• 31. The knowledge problem • cause, agent & effects unknown • cause known, agent & effects unknown • cause & agent known, effects unknown (i.e. diffusion mechanism unclear) • cause, agent & effects known • social reaction predictable or not (dynamic evolution of the event)
  • 32. Aum Shinrikyo (the "Religion of Supreme Truth") 20 March 1995 attack on five Tokyo metro trains:• 5,510 people affected • 278 hospitals involved • 98 of them admitted 1,046 inpatients • 688 patients transported by ambulance • 4,812 made their own way to hospital.
  • 33. Aum Shinrikyo attack (1995) Dead: Critically injured: Seriously ill: Moderately ill: Slightly ill: 12 17 37 984 332 • 110 hospital staff and 10% of first responders intoxicated • "Worried well": 4,112 (85% of patients).
  • 34. Mythmongering: "Problems with crowd control, rioting, and other opportunistic crime could be anticipated" (Staten 1997) The assumption of panic reflects the hiatus between sociological and psychological views of the phenomenon.
  • 35. First responders
  • 36. What problems will volunteers, first responders and hospital staff have to deal with in a CBRN incident? • possible contamination of responders and medical staff • physical and mental state of victims and patients • uncertainty (nature of the contaminant, degree of contamination, effects).
  • 37. What problems will volunteers, first responders and hospital staff have to deal with in a CBRN incident? • lack or inadequacy of protective equipment • lack of training and exercising (to know what to do) • lack of familiarity with equipment and procedures.
  • 38. In the London Underground tunnels on 7 July 2005 rescue operations by London Fire Brigade were delayed by 15-20 minutes by the need to ascertain whether CBRN contaminants had been used in the attacks. Meanwhile, victims died of their injuries.
  • 39. Delays in responding to incidents lead to heavy criticism by the public • ascertaining level of contamination takes specialised equipment & training • can slow down rescue in critical incidents • risk aversion may lead to failure to commit staff to rescues • long-term liability for rescuers' injuries is a serious problem • is it time to rethink the "rules of engagement"? .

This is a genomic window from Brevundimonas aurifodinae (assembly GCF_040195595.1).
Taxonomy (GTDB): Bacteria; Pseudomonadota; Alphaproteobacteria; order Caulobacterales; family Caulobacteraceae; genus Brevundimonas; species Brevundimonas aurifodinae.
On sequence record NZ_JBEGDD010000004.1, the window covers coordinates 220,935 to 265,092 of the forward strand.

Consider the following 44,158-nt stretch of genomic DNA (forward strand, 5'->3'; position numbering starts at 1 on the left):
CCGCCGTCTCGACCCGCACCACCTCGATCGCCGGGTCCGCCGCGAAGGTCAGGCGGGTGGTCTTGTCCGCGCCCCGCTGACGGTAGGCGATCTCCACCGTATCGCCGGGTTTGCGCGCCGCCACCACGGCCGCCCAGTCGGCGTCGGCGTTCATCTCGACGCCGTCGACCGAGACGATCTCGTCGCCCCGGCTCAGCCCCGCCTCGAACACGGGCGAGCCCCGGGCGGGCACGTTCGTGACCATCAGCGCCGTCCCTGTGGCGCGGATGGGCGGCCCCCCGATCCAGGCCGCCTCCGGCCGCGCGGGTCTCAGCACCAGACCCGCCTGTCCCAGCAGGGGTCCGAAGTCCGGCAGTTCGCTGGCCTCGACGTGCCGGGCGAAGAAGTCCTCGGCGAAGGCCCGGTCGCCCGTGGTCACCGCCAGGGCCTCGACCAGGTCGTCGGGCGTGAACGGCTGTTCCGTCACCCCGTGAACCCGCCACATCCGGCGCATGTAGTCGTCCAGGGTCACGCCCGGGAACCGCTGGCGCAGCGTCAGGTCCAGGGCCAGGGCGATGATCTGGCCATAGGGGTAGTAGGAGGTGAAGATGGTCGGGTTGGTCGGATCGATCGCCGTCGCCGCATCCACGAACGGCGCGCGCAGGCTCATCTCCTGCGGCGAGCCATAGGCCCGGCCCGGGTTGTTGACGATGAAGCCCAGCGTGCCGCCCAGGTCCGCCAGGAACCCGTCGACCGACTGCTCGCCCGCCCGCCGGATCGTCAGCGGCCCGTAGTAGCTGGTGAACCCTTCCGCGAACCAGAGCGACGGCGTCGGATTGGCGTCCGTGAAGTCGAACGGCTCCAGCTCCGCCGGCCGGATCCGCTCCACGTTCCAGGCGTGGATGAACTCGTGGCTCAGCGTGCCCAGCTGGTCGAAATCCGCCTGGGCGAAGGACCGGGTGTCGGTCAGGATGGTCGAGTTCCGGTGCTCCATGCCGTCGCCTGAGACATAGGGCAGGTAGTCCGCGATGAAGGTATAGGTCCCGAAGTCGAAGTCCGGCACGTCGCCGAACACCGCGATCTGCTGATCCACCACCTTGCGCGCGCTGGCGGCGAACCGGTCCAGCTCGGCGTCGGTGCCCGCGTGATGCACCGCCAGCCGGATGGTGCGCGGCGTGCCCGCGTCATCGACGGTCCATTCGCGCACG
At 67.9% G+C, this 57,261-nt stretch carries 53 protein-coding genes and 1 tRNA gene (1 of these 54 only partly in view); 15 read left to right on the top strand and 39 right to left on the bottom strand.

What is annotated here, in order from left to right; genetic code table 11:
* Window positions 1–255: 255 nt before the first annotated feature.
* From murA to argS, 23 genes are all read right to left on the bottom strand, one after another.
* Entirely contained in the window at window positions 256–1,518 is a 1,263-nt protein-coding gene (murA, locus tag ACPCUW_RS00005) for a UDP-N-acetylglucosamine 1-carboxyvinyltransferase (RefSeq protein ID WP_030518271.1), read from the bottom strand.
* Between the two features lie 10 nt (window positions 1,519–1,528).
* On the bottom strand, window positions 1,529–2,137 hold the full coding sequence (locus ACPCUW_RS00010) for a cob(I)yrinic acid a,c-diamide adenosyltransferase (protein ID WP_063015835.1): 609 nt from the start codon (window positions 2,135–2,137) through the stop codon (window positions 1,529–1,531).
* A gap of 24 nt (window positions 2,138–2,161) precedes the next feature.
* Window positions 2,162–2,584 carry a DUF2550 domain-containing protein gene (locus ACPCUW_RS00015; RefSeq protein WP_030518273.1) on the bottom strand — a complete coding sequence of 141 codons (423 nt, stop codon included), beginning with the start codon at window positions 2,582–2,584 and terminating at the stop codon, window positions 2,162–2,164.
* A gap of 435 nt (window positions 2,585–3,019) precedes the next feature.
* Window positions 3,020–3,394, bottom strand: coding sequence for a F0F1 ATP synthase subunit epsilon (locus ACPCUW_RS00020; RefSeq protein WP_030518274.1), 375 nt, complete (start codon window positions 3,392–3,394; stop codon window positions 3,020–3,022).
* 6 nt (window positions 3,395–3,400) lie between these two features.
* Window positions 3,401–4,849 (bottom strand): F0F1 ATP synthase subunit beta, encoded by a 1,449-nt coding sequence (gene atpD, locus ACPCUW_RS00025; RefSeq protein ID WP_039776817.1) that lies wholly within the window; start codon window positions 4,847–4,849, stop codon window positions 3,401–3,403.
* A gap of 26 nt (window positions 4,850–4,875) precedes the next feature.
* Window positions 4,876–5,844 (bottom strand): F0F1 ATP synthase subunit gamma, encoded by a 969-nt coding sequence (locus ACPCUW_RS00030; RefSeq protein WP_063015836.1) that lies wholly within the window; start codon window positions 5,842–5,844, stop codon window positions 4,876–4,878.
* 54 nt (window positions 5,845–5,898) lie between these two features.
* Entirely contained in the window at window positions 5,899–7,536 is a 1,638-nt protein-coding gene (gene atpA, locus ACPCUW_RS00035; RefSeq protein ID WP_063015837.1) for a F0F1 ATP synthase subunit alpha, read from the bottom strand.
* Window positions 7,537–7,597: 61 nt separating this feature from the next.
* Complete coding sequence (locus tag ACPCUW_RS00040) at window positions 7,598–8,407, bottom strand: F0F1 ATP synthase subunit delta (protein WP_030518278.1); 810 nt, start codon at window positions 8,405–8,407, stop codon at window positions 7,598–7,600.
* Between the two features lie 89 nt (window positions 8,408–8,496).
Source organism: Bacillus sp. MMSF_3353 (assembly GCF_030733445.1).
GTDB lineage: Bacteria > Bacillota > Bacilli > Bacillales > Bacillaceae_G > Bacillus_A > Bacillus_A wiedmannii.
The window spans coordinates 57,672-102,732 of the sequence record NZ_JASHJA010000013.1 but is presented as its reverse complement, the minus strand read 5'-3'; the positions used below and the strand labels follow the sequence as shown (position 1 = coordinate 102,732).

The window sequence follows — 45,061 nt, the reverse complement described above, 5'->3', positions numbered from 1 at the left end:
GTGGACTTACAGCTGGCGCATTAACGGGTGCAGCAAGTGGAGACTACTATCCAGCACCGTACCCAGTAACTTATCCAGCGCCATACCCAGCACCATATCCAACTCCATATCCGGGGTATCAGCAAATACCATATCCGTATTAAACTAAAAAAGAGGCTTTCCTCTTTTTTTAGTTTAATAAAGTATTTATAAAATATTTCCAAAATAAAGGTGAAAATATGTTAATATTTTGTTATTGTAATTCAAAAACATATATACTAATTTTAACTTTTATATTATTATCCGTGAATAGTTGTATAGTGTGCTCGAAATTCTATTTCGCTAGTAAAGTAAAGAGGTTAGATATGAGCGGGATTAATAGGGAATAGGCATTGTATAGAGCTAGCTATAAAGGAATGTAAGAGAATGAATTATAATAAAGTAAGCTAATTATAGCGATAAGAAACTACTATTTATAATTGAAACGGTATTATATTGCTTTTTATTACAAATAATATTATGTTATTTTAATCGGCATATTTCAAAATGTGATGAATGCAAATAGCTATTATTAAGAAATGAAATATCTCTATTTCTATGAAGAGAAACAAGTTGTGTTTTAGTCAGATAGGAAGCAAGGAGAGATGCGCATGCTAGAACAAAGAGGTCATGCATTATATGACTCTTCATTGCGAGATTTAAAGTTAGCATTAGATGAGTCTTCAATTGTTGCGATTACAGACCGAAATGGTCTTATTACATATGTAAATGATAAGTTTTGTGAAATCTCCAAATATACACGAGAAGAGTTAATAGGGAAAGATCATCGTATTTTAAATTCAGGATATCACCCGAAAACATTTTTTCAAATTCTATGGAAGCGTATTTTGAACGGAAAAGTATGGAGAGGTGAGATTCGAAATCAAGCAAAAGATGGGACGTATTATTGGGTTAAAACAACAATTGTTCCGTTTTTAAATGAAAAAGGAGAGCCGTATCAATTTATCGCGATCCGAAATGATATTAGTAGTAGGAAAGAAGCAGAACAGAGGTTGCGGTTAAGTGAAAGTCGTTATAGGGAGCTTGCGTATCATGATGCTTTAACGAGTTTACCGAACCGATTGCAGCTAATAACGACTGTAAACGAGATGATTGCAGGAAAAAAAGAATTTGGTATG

• 40. Triage problems:Level 1 - on-site triage Level 2 - medical triage Level 3 - evacuation triage • requires specialised procedures • must avoid contamination of staff • requires ionising radiation dosimeter • biological symptoms may be delayed by 3 minutes - 3 weeks. Mettag CB-100
  • 41. Decontaminate: • people • internal environments • external environments.
  • 42. PPE level A (contaminant unknown) PPE level B (contaminant known) Medical staff and first responders 'Hot' area (contaminated) 'Warm' area (decontamination) PPE level C 'Cold' area PPE level D (clean treatment) >300 m upwind PPE=personal protection equipment
  • 43. Very considerable uncertainty surrounds the practice of decontamination, regarding protocols, practices effects, efficiency and timespans.
  • 44. Contaminated patients • risks of secondary contamination of responders and hospital staff • shortage of personal protection equipment & expertise on how to use it • shortage of isolation facilities.
  • 45. In the case of a chemical attack, the following aspects of decontamination protocols are highly debatable: • the use of chemical agents to neutralise toxic substances • whether to strip naked before treatment • what decontamination technique should be used if the toxic agent has not been identified • how many people can be decontaminated per unit time.
  • 46. Limitations on use of PPE:• restriction of physical activity (manual dexterity, hearing) • communication problems • dehydration • heat-related illness • psychological effect (e.g. claustrophobia).
  • 47. Health concerns following a CBRN attack • chronic injuries and diseases directly caused by the toxic agent • questions about adverse reproductive outcomes • psychological effects (persistent) • increased levels of somatic symptoms.
  • 48. A study by Hantsch et al.* suggested that one third or more of emergency personnel would not respond to a CBRN incident (absentee rate in natural disaster are lower than one in seven) • The greatest enemies are uncertainty and unfamiliarity • The only antidotes are information and authoritative reassurance. 2004, Annals of Emergency Medicine
  • 49. Conclusions
  • 50. Conclusions • a great many different scenarios and outcomes can be hypothesized • the most significant, prolonged and costly impacts could well be those associated with human behaviour and mental health.
  • 51. Medical personnel have the same vulnerabilities and preoccupations as the general public: they may need... • emergency medical and psychological assistance • long-term healthcare and health surveillance • extensive medical information and risk assessment.
  • 52. Training needs - how to... • work in a contaminated environment • identify possibly contaminated scene • recognise symptoms of nerve agents, blister agents and asphyxiants • inform mass media about CBRN event.
  • 53. We need to know how to deal with:• "gas mania" (influx of the worried well) • a complex and unfamiliar situation • balance between action and precautions • shortage of equipment and training • the worry caused by uncertainty.
  • 54. Think about the implications for CBRN intervention... "The onset of mild to moderate signs and symptoms following dermal exposure to VX* may be delayed as long as 18 hours." (Sidell 1997, Garahbaghian & Bey 2003) *organophosphorus nerve agent chemical weapon, lethal dose: 10 milligrammes